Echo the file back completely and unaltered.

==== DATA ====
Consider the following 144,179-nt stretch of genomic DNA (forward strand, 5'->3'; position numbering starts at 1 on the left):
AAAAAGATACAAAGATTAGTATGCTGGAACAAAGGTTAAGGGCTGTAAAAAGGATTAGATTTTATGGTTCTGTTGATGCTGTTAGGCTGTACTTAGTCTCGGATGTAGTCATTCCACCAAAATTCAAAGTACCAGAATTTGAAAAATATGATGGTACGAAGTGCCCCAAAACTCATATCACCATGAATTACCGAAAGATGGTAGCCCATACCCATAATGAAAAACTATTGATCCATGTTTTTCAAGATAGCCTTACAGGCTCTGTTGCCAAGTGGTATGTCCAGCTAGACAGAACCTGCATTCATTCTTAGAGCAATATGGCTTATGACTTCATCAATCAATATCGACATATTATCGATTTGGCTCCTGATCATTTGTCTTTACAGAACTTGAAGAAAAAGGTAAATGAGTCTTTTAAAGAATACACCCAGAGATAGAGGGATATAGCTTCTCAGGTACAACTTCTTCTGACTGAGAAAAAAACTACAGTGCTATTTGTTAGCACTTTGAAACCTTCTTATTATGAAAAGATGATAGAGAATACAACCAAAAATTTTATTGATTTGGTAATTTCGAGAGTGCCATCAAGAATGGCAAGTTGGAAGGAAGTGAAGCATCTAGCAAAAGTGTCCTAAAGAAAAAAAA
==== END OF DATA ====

Consider the following 144,179-nt stretch of genomic DNA (forward strand, 5'->3'; position numbering starts at 1 on the left):
AAAAAGATACAAAGATTAGTATGCTGGAACAAAGGTTAAGGGCTGTAAAAAGGATTAGATTTTATGGTTCTGTTGATGCTGTTAGGCTGTACTTAGTCTCGGATGTAGTCATTCCACCAAAATTCAAAGTACCAGAATTTGAAAAATATGATGGTACGAAGTGCCCCAAAACTCATATCACCATGAATTACCGAAAGATGGTAGCCCATACCCATAATGAAAAACTATTGATCCATGTTTTTCAAGATAGCCTTACAGGCTCTGTTGCCAAGTGGTATGTCCAGCTAGACAGAACCTGCATTCATTCTTAGAGCAATATGGCTTATGACTTCATCAATCAATATCGACATATTATCGATTTGGCTCCTGATCATTTGTCTTTACAGAACTTGAAGAAAAAGGTAAATGAGTCTTTTAAAGAATACACCCAGAGATAGAGGGATATAGCTTCTCAGGTACAACTTCTTCTGACTGAGAAAAAAACTACAGTGCTATTTGTTAGCACTTTGAAACCTTCTTATTATGAAAAGATGATAGAGAATACAACCAAAAATTTTATTGATTTGGTAATTTCGAGAGTGCCATCAAGAATGGCAAGTTGGAAGGAAGTGAAGCATCTAGCAAAAGTGTCCTAAAGAAAAAAAA